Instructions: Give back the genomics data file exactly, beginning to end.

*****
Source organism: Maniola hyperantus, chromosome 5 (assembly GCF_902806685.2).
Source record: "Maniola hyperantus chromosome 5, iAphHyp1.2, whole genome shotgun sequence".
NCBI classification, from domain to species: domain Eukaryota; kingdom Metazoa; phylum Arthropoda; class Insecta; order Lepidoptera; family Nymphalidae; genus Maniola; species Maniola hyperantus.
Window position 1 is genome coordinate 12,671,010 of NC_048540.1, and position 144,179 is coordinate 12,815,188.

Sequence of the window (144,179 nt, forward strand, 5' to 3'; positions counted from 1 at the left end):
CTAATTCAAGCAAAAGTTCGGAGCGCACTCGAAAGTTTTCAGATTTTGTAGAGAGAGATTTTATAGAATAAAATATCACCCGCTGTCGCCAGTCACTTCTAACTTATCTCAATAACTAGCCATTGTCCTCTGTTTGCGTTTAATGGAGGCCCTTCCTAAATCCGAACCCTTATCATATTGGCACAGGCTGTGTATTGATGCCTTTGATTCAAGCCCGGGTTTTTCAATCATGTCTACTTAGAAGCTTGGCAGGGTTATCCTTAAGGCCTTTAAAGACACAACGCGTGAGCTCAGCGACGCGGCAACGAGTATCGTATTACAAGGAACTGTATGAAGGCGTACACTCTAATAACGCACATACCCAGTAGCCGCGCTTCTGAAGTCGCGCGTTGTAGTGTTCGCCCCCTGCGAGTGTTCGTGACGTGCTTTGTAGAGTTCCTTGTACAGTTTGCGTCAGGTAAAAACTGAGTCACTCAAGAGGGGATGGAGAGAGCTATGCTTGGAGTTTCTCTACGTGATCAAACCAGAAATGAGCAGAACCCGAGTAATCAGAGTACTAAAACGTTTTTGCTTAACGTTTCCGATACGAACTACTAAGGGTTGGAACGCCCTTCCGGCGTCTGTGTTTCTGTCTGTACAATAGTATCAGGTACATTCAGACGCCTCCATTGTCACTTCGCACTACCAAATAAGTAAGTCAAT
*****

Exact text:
Source organism: Maniola hyperantus, chromosome 5 (assembly GCF_902806685.2).
Source record: "Maniola hyperantus chromosome 5, iAphHyp1.2, whole genome shotgun sequence".
NCBI classification, from domain to species: domain Eukaryota; kingdom Metazoa; phylum Arthropoda; class Insecta; order Lepidoptera; family Nymphalidae; genus Maniola; species Maniola hyperantus.
Window position 1 is genome coordinate 12,671,010 of NC_048540.1, and position 144,179 is coordinate 12,815,188.

Sequence of the window (144,179 nt, forward strand, 5' to 3'; positions counted from 1 at the left end):
CTAATTCAAGCAAAAGTTCGGAGCGCACTCGAAAGTTTTCAGATTTTGTAGAGAGAGATTTTATAGAATAAAATATCACCCGCTGTCGCCAGTCACTTCTAACTTATCTCAATAACTAGCCATTGTCCTCTGTTTGCGTTTAATGGAGGCCCTTCCTAAATCCGAACCCTTATCATATTGGCACAGGCTGTGTATTGATGCCTTTGATTCAAGCCCGGGTTTTTCAATCATGTCTACTTAGAAGCTTGGCAGGGTTATCCTTAAGGCCTTTAAAGACACAACGCGTGAGCTCAGCGACGCGGCAACGAGTATCGTATTACAAGGAACTGTATGAAGGCGTACACTCTAATAACGCACATACCCAGTAGCCGCGCTTCTGAAGTCGCGCGTTGTAGTGTTCGCCCCCTGCGAGTGTTCGTGACGTGCTTTGTAGAGTTCCTTGTACAGTTTGCGTCAGGTAAAAACTGAGTCACTCAAGAGGGGATGGAGAGAGCTATGCTTGGAGTTTCTCTACGTGATCAAACCAGAAATGAGCAGAACCCGAGTAATCAGAGTACTAAAACGTTTTTGCTTAACGTTTCCGATACGAACTACTAAGGGTTGGAACGCCCTTCCGGCGTCTGTGTTTCTGTCTGTACAATAGTATCAGGTACATTCAGACGCCTCCATTGTCACTTCGCACTACCAAATAAGTAAGTCAAT